The History Boys (review)

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Class Dismissed

I enjoyed The History Boys much more than it really deserves to be enjoyed because it’s so darn intellectual, in that show-offy way that lets you feel smart and superior for being in the company of wiseasses who quote T.S. Eliot and Thomas Hardy in contextually appropriate ways and you get it. Who ape iconic scenes from classic movies and you can laugh with recognition. And for being witty and modern enough to include classic movies in the canon of knowledge a well-rounded education is supposed to bestow.
Which lends an ironic edge to the major downside of the film: it’s too stagey, and yet it lacks the vital energy of the stage production it is adapted from. Well, I’m giving the benefit of the doubt to the stage show — I haven’t seen it. Maybe on the stage The History Boys is as emotionally uninvolving as it is on film. I suspect what’s causing the problem with the film, though, is that is doesn’t use the medium to bring us into an intimate new space we can share with the characters, one that the stage couldn’t give us. It’s one thing to plop cameras in front of a musical that’s big and brash and all shiny sparkles — as with the recent movie versions of Chicago and The Producers, which worked just fine. Those weren’t “movies” — they were spectacle, the ultimate roadshow, one that would reach audiences who would never get to live theater.

But The History Boys, the film, is not that, is not attempting to be that, and never could be that — it’s trying to be a film, but it’s nowhere near cinematic enough to succeed on the emotional level it clearly wants to claim. This is meant to be a dramedy aching with the clashing angsts of adolescence, of intellectualism, of late middle age, but director Nicholas Hytner doesn’t delve into the middle of the psychic space: he keeps a distance, keeps us — frustratingly — just on the outside peeking in. I want to say Hytner is keeping a respectful distance, because diving it might have required greater alterations to Alan Bennett’s play than anyone was willing to make, but the result does not feel respectful. “They’re clever,” the school headmaster says about his students preparing for the entrance exam for Oxford and Cambridge Universities, “but they’re crass.” And that’s how the film feels: clever, but crass.

And that’s too bad. Because it’s rare enough to see a movie so in love with learning, one that looks at poetry and art history and literature not as means to an end but as valuable ends in themselves. The major conflict of the story is between the unconventional and free-spirited teacher the kids call Hector (Richard Griffiths: Harry Potter and the Prisoner of Azkaban, Stage Beauty) — who encourages intellectual exploration, even intellectual anarchy, who imparts wisdom and knowledge that is unpredictable, unquantifiable, and untestable, which drives the stuffed-shirt headmaster (Clive Merrison: Up at the Villa, The English Patient) crazy — and the results-driven young hotshot (Stephen Campbell Moore) the head brings in to drill the Oxbridge candidates on what it takes to pass the exam, even if it requires intellectual dishonesty. But that conflict never really catches fire in a way that makes us care whether these eight students — all boys — figure out for themselves which kind of education they want for themselves. It never makes us care that it’s been the “leadership” of guys like these, eventual products of two of the most prestigious schools on the planet, that has driven their only female teacher (Frances de la Tour: Harry Potter and the Goblet of Fire) to exclaim that history is “five centuries of male ineptitude… a commentary on the various and many incapabilities of men.” There’s tons more snark like that, but it’s never more than mere tossed-off one-liners. We’re supposed to care that modern society and educational methods are molding these young lads into future examples of incapable ineptitude… and we never do.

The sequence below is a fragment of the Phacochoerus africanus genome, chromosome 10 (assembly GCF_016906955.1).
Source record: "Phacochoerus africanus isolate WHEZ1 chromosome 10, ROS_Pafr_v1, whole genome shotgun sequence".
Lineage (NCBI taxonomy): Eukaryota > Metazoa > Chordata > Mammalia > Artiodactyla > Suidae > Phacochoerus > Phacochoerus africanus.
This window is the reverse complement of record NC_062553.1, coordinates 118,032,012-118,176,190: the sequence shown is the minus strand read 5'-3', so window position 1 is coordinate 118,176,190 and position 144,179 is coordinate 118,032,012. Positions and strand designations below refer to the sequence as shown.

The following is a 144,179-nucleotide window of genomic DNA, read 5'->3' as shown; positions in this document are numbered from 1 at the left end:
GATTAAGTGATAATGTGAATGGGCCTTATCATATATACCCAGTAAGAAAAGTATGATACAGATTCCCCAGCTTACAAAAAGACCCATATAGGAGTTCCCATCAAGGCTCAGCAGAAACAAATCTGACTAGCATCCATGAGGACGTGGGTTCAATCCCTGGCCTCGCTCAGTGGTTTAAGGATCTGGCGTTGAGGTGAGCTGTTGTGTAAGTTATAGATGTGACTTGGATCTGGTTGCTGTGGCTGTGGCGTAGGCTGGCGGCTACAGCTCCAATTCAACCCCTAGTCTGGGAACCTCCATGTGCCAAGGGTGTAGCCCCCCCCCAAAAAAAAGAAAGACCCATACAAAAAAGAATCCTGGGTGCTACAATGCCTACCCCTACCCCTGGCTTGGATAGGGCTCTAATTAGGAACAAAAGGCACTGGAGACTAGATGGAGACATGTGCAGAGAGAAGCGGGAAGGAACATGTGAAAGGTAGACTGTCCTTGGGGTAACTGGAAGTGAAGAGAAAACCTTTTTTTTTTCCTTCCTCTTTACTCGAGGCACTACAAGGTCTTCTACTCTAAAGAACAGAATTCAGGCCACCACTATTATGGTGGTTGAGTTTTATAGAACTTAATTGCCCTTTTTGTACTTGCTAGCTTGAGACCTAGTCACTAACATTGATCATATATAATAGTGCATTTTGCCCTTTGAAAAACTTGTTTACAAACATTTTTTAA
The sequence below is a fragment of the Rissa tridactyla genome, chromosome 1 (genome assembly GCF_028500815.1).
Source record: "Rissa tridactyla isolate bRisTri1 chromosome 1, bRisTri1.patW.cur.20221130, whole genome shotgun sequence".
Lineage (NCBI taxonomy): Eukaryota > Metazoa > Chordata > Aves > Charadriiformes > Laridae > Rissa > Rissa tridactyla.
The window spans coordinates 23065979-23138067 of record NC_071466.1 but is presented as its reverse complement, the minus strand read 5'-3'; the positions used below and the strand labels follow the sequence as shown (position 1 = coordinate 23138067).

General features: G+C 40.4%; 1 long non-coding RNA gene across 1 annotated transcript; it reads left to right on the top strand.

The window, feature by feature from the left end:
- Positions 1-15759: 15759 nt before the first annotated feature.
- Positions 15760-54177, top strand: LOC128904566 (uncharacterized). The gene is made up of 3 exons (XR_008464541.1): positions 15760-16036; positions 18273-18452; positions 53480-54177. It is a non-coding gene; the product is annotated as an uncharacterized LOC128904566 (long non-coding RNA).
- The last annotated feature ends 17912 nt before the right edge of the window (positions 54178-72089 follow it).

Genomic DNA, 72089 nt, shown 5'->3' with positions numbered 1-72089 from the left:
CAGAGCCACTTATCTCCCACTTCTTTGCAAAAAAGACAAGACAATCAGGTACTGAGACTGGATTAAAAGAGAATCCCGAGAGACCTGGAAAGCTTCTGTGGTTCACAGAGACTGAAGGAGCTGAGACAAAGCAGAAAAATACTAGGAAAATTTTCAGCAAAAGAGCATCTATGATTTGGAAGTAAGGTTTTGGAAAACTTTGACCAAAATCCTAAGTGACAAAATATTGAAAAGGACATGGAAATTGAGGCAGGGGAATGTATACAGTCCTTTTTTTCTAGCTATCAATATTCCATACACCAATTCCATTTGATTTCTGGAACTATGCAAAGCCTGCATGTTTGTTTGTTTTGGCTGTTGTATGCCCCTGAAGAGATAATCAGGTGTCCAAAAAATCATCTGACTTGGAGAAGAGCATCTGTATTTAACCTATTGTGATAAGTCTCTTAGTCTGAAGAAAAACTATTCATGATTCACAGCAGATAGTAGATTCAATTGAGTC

The one thing that Hytner gets so right that it’s scary is an evocation of the early-80s period in which the film is set — not just the clothes and the music but the nubby, grubby look of a film that’s been laying around for 25 years and only recently rediscovered. It’s so convincing that you find yourself wondering just what the hell happened to the very talented young cast who played all these students all those years ago — Dominic Cooper as the hotshot Dakin and Samuel Barnett as the shy, sensitive Posner in particular are especially good even across the distance Hytner maintains. And then you realize, Wait, nothing happened to them: they’re happening right now. On that meta level, at least, The History Boys offers a glimmer of hope for the future… of British cinema, if not of British society.

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